April 29, 2023

Hack the Box - Meta 2

Posted on April 29, 2023  •  6 minutes  • 1256 words

Welcome back! Today we are doing the Hack the Box machine Meta 2. This machine is listed as an Easy Linux machine. Let’s dive in.

As usual, we start with an rustscan of the system. Here are the results:

Initiating Ping Scan at 11:12
Scanning [2 ports]
Completed Ping Scan at 11:12, 0.05s elapsed (1 total hosts)
Initiating Parallel DNS resolution of 1 host. at 11:12
Completed Parallel DNS resolution of 1 host. at 11:12, 0.02s elapsed
DNS resolution of 1 IPs took 0.02s. Mode: Async [#: 1, OK: 0, NX: 1, DR: 0, SF: 0, TR: 1, CN: 0]
Initiating Connect Scan at 11:12
Scanning [3 ports]
Discovered open port 22/tcp on
Discovered open port 80/tcp on
Discovered open port 21/tcp on
Completed Connect Scan at 11:12, 0.05s elapsed (3 total ports)
Nmap scan report for
Host is up, received syn-ack (0.052s latency).
Scanned at 2023-03-22 11:12:18 EDT for 0s

21/tcp open  ftp     syn-ack
22/tcp open  ssh     syn-ack
80/tcp open  http    syn-ack

Read data files from: /usr/local/bin/../share/nmap
Nmap done: 1 IP address (1 host up) scanned in 0.16 seconds

We know that we’re looking to get in via some sort of web access / exploit. Let’s look at what is being hosted on port 80. We notice the site is a Wordpress site and that /wp-admin/ has been disallowed via robots.txt. Whenever I run up against a Wordpress site, I always throw a quick WPScan at it to see what might be able to be leveraged.

Command: wpscan --url metapress.htb --plugins-version-detection aggressive --api-token TOKENHERE

Now the output of this is interesting. We have quite a few vulnerable plugins being shown.

We get back a bunch of data, like our Wordpress version, PHP version and other findings. Now the thing here is that these findings are all Wordpess specific issues. Meaning they are not related to any plugin’s, since none were found. However, we know that to not be accurate given we saw the ability to book time on the site as we were viewing it. While doing manual enumeration, you can see that the site is using bookingpress plugin to manage this function.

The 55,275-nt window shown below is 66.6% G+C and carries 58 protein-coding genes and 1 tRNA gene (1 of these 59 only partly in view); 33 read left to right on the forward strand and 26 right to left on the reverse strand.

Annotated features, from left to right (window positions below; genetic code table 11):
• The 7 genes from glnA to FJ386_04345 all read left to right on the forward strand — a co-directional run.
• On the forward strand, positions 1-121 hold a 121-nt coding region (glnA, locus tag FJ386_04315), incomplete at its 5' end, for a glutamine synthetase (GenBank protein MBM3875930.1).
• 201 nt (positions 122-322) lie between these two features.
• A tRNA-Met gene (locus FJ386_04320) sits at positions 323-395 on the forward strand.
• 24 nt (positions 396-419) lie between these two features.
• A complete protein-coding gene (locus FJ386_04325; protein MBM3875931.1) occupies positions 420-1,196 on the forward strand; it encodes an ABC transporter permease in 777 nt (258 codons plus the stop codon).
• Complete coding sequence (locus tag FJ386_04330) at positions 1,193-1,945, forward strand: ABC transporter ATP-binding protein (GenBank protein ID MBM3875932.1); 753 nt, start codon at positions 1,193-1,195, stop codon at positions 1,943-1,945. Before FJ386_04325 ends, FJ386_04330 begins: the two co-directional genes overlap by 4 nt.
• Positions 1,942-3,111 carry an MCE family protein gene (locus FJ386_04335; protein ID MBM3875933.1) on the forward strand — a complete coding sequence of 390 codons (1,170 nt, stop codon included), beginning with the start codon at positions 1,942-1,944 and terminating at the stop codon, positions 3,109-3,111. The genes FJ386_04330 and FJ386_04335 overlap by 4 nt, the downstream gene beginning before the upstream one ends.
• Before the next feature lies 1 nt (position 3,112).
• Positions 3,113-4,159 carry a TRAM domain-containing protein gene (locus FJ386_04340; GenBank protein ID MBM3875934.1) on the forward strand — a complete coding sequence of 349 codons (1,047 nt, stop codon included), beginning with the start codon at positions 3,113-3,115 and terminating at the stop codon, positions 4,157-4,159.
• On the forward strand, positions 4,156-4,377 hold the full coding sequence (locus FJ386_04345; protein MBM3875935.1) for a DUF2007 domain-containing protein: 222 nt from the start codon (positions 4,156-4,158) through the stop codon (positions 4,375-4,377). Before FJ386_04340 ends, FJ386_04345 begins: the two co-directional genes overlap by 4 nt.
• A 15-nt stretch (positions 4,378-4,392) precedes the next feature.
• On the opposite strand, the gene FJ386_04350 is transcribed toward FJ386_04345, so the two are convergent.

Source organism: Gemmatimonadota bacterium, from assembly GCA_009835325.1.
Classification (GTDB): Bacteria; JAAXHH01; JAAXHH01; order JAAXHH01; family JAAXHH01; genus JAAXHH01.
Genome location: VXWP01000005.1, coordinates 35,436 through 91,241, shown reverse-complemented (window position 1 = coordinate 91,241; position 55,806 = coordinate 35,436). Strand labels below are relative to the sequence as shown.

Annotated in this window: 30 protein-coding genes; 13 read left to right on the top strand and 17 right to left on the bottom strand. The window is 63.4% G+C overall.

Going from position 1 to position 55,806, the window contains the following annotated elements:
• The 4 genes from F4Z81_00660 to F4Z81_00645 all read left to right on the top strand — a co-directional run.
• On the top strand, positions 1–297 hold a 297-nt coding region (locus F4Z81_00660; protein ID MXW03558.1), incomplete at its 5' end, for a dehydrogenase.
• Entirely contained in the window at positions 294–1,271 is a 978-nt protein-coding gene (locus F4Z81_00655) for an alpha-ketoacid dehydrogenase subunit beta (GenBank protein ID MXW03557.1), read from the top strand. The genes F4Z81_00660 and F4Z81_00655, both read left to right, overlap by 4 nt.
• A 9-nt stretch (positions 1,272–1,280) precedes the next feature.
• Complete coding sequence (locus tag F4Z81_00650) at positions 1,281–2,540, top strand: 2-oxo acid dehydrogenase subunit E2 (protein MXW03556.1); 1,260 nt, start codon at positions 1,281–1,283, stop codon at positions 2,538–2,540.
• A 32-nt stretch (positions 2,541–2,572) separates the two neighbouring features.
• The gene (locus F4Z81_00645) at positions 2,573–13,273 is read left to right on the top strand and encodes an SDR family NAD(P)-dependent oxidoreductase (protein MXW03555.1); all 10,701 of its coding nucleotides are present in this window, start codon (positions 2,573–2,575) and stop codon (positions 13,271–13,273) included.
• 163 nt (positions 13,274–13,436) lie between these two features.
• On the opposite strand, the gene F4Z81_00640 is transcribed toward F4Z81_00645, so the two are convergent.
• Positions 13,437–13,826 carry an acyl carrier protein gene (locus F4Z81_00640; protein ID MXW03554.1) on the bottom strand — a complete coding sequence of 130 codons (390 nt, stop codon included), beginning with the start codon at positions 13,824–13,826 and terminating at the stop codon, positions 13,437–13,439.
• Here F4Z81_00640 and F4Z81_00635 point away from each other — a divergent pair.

After researching and attempting some of recomended vulnerabilities, I decided to move into looking at the plugins themselves. After a quick google we can find a few vulnerabilities exist in the plugin. Sifting through the page source, we can deterime the version of the plugin.

Looks like we’ve got version 1.0.10 to work with. Lucky for us, an Data Sanitation exploit was found in verisons under 1.0.11!

There are a few PoC’s out there, I chose the first one Google gave me - .

Now in order for this to work, we need to obtain the nonce from our requests - enter Burpsuite! If you didn’t want to use Burpsuite you could simply follow the curl PoC listed on the <code>WP-Scan</code> page . I myself, I like Burpsuite.

We input [bookingpress_form] in our fields and snoop the web requests. This should reveal our nonce.

Now that we have our nonce, we can supply it to our PoC.

Command: python3 -u http://metapress.htb -n f62de70443

and we get a hash!

We can save these hashes to a file for cracking.

Command: john -w=/usr/share/wordlists/rockyou.txt hash.lst

Right off the bat we get one password - partylikearockstar. A quick shot at using this password for the FTP Service is a bust - damn. Well, we do know that we can use this password to log into the wordpress site as the manager.

If you’re unfamiliar with Wordpress, that login is located, by default, in /wp-admin/. You probably could have guessed that by the robots.txt file, right?